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dc.contributor.authorPeet, Debbie
dc.date.accessioned2022-02-01T11:40:16Z
dc.date.available2022-02-01T11:40:16Z
dc.date.issued2020
dc.identifier.citationAinsbury, E. A., Eakins, J., Güçlü, İ., Kırbaşoğlu, Ç., Peet, D., & Tosun, I. (2020). Accidental neutron exposure in a medical setting: a case study. Journal of radiological protection : official journal of the Society for Radiological Protection, 40(4), 10.1088/1361-6498/abc738. https://doi.org/10.1088/1361-6498/abc738en_US
dc.identifier.urihttp://hdl.handle.net/20.500.12904/15143
dc.description.abstractIn May 2016, a new linear accelerator (Linac) was installed at a hospital oncology department. A team of individuals supervised the installation, including a Radiation Oncologist who acted as an independent observer to the installation, calibration, beam data collection and shielding measurements. In order to ensure the shielding was correct, a licensed representative of the Turkish Atomic Energy Authority carried out formal measurements of the gamma and neutron dose rates at a variety of locations in and around the Linac facility. At 18 MV, the maximum neutron dose rate was 172μSv h-1and the maximum gamma dose rate was approximately 2μSv h-1(ambient dose equivalent in both cases), significantly higher than the expected and local background doses. As the neutron dose rates in particular were so high, it was concluded that the shielding was not sufficient, potentially due to an inadequate design. In order to rule out overexposure during the installation, biological dosimetry was carried out for a number of the individuals involved. The estimated doses were closely aligned with the doses measured using commercially available neutron dosemeters and were also within the tolerance dose ranges estimated using Monte Carlo simulations, which also supported the investigation. The results underline the need for careful planning before and after installation of new radiation exposure facilities, especially high MV Linac operation for which photo-neutrons might need to be mitigated. The results clearly indicate the importance of such checks, in addition to demonstrating the relevance of biological dosimetry supported by modelling strategies complex or unclear exposure scenarios.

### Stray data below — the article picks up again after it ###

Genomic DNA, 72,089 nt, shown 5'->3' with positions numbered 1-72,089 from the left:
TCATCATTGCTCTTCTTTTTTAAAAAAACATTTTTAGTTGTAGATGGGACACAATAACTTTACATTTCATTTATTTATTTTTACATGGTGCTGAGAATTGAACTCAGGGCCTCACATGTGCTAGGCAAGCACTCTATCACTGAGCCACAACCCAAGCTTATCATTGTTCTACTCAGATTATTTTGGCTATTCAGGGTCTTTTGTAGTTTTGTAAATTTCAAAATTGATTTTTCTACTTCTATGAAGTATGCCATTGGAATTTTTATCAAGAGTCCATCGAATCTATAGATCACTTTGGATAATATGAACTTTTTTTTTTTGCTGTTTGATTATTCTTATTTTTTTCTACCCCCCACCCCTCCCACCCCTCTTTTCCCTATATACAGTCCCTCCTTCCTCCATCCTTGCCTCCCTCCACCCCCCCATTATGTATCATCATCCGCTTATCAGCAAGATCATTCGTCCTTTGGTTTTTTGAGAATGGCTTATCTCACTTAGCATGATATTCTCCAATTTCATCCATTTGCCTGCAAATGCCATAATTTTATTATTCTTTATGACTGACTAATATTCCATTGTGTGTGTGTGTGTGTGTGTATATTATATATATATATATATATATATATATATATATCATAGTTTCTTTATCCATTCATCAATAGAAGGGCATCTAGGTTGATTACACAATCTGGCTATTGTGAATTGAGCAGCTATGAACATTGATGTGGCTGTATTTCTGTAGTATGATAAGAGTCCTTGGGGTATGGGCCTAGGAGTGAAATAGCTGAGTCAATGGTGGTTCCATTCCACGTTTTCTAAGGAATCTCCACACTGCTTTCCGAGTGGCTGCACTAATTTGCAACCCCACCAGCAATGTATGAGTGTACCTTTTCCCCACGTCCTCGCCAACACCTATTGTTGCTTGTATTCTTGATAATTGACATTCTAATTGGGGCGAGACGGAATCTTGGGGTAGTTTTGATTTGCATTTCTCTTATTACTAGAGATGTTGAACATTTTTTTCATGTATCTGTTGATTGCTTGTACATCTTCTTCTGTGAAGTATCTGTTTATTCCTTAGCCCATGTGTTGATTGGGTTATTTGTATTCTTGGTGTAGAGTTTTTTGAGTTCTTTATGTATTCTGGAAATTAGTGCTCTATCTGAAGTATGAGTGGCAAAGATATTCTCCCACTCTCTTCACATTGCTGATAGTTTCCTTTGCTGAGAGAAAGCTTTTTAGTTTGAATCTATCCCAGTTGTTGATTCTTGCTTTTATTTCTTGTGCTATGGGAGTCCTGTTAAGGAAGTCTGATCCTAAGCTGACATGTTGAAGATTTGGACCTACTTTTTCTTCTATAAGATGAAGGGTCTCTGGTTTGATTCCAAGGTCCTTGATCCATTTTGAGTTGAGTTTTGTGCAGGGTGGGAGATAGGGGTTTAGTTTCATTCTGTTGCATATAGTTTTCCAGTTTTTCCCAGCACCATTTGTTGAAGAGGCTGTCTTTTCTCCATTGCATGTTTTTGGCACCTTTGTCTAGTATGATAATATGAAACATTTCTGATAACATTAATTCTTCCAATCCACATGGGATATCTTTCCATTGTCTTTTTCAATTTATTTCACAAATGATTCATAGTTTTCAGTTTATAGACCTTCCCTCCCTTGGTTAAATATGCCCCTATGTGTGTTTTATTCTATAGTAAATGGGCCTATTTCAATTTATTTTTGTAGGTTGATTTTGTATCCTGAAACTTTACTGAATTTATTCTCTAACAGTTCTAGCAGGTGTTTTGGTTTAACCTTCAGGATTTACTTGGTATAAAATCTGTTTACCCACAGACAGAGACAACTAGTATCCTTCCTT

dc.description.urihttps://iopscience.iop.org/article/10.1088/1361-6498/abc738en_US
dc.subjectMonte Carlo modellingen_US
dc.subjectbiological dosimetryen_US
dc.subjectgammaen_US
dc.subjectmedical physicsen_US
dc.subjectneutronen_US
dc.titleAccidental neutron exposure in a medical setting: a case studyen_US
dc.typeArticleen_US
rioxxterms.funderDefault funderen_US
rioxxterms.identifier.projectDefault projecten_US
rioxxterms.versionNAen_US
rioxxterms.versionofrecordhttps://doi.org/10.1088/1361-6498/abc738en_US
rioxxterms.typeJournal Article/Reviewen_US
refterms.panelUnspecifieden_US
refterms.dateFirstOnline2020
html.description.abstractIn May 2016, a new linear accelerator (Linac) was installed at a hospital oncology department. A team of individuals supervised the installation, including a Radiation Oncologist who acted as an independent observer to the installation, calibration, beam data collection and shielding measurements. In order to ensure the shielding was correct, a licensed representative of the Turkish Atomic Energy Authority carried out formal measurements of the gamma and neutron dose rates at a variety of locations in and around the Linac facility. At 18 MV, the maximum neutron dose rate was 172μSv h-1and the maximum gamma dose rate was approximately 2μSv h-1(ambient dose equivalent in both cases), significantly higher than the expected and local background doses. As the neutron dose rates in particular were so high, it was concluded that the shielding was not sufficient, potentially due to an inadequate design. In order to rule out overexposure during the installation, biological dosimetry was carried out for a number of the individuals involved. The estimated doses were closely aligned with the doses measured using commercially available neutron dosemeters and were also within the tolerance dose ranges estimated using Monte Carlo simulations, which also supported the investigation. The results underline the need for careful planning before and after installation of new radiation exposure facilities, especially high MV Linac operation for which photo-neutrons might need to be mitigated. The results clearly indicate the importance of such checks, in addition to demonstrating the relevance of biological dosimetry supported by modelling strategies complex or unclear exposure scenarios.en_US
rioxxterms.funder.project94a427429a5bcfef7dd04c33360d80cden_US


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